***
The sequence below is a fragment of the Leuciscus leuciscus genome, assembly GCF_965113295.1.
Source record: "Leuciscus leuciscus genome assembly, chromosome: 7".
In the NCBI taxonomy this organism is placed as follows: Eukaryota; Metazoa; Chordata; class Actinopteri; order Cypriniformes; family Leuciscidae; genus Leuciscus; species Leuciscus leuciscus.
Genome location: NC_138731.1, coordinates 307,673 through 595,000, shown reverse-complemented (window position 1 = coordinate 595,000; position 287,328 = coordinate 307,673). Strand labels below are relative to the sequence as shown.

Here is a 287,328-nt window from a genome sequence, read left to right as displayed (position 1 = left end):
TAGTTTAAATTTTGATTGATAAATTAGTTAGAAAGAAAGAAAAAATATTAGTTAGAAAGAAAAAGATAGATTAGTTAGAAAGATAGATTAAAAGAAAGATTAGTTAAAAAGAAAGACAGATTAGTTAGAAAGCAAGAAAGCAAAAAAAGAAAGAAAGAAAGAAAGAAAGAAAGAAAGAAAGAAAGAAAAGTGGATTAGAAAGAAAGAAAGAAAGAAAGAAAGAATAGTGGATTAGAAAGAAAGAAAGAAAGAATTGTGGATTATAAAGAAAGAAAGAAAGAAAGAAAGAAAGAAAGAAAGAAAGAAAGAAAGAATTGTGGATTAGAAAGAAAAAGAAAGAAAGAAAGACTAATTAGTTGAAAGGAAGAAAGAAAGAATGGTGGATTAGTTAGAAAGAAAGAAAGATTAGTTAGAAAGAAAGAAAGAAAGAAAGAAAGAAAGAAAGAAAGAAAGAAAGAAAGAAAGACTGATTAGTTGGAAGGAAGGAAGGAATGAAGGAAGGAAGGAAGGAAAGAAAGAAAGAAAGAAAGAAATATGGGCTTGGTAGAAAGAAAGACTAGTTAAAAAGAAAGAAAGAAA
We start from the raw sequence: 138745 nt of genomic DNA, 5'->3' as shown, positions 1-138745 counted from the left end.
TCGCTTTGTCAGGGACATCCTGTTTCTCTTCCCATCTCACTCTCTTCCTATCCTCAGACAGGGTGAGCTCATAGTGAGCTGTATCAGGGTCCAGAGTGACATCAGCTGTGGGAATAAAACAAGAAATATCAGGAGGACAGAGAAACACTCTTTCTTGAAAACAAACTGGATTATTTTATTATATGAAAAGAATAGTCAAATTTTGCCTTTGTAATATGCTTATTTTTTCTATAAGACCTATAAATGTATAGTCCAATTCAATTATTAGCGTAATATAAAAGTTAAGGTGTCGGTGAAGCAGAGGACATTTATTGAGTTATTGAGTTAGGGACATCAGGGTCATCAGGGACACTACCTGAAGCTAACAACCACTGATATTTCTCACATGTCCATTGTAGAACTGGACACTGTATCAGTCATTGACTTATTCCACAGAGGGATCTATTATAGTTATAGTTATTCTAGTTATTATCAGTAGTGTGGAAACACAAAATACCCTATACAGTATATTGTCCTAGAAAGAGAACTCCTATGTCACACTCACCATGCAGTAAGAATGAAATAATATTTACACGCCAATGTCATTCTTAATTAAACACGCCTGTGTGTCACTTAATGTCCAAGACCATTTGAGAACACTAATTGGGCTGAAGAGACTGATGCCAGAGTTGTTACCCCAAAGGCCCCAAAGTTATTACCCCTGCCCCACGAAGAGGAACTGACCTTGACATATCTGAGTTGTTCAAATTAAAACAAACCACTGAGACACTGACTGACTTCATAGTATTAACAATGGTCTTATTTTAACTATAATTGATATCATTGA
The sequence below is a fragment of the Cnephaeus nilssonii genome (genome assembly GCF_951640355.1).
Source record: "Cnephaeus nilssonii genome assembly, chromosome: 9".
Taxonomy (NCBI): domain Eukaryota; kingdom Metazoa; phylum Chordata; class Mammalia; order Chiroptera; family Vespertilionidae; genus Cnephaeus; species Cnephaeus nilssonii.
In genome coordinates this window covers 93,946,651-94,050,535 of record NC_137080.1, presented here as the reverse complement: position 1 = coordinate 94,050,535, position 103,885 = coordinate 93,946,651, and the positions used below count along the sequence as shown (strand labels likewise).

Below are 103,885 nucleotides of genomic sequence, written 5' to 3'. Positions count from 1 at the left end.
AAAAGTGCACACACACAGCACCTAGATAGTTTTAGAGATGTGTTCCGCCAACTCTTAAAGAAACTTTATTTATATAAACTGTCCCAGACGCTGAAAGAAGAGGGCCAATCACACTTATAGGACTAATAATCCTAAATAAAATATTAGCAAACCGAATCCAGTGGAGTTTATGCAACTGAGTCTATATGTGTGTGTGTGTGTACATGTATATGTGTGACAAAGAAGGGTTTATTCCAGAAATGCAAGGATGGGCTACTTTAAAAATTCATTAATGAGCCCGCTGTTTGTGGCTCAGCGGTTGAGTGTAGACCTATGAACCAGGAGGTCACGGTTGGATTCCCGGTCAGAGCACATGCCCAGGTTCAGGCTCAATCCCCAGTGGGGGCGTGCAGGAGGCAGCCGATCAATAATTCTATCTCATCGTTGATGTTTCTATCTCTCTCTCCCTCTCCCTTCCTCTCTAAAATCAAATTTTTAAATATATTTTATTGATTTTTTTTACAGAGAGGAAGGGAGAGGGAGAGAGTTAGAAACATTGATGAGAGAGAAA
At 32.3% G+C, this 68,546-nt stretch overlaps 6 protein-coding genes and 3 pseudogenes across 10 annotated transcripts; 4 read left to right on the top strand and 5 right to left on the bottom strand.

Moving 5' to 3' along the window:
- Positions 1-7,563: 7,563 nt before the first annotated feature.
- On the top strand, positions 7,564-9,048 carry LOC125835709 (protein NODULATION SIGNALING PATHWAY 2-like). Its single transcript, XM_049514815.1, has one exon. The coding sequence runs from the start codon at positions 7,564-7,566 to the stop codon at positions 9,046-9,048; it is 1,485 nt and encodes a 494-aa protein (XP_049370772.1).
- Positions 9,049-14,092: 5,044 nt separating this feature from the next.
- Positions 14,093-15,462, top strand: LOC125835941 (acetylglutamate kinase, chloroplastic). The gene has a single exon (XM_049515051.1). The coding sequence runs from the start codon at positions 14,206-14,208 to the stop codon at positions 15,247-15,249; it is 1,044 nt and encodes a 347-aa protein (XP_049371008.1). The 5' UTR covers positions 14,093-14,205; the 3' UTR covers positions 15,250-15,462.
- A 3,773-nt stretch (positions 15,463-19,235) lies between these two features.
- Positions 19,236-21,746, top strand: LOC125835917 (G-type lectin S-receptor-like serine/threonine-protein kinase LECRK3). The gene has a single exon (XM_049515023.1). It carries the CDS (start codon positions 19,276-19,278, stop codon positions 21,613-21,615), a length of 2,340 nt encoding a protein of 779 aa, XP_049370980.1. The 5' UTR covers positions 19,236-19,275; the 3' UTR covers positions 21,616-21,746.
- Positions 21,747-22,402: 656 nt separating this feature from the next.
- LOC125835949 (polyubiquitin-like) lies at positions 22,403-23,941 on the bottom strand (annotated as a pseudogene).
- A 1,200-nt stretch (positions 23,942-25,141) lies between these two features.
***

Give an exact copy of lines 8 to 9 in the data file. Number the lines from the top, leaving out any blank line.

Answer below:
TCGCTTTGTCAGGGACATCCTGTTTCTCTTCCCATCTCACTCTCTTCCTATCCTCAGACAGGGTGAGCTCATAGTGAGCTGTATCAGGGTCCAGAGTGACATCAGCTGTGGGAATAAAACAAGAAATATCAGGAGGACAGAGAAACACTCTTTCTTGAAAACAAACTGGATTATTTTATTATATGAAAAGAATAGTCAAATTTTGCCTTTGTAATATGCTTATTTTTTCTATAAGACCTATAAATGTATAGTCCAATTCAATTATTAGCGTAATATAAAAGTTAAGGTGTCGGTGAAGCAGAGGACATTTATTGAGTTATTGAGTTAGGGACATCAGGGTCATCAGGGACACTACCTGAAGCTAACAACCACTGATATTTCTCACATGTCCATTGTAGAACTGGACACTGTATCAGTCATTGACTTATTCCACAGAGGGATCTATTATAGTTATAGTTATTCTAGTTATTATCAGTAGTGTGGAAACACAAAATACCCTATACAGTATATTGTCCTAGAAAGAGAACTCCTATGTCACACTCACCATGCAGTAAGAATGAAATAATATTTACACGCCAATGTCATTCTTAATTAAACACGCCTGTGTGTCACTTAATGTCCAAGACCATTTGAGAACACTAATTGGGCTGAAGAGACTGATGCCAGAGTTGTTACCCCAAAGGCCCCAAAGTTATTACCCCTGCCCCACGAAGAGGAACTGACCTTGACATATCTGAGTTGTTCAAATTAAAACAAACCACTGAGACACTGACTGACTTCATAGTATTAACAATGGTCTTATTTTAACTATAATTGATATCATTGA
The sequence below is a fragment of the Cnephaeus nilssonii genome (genome assembly GCF_951640355.1).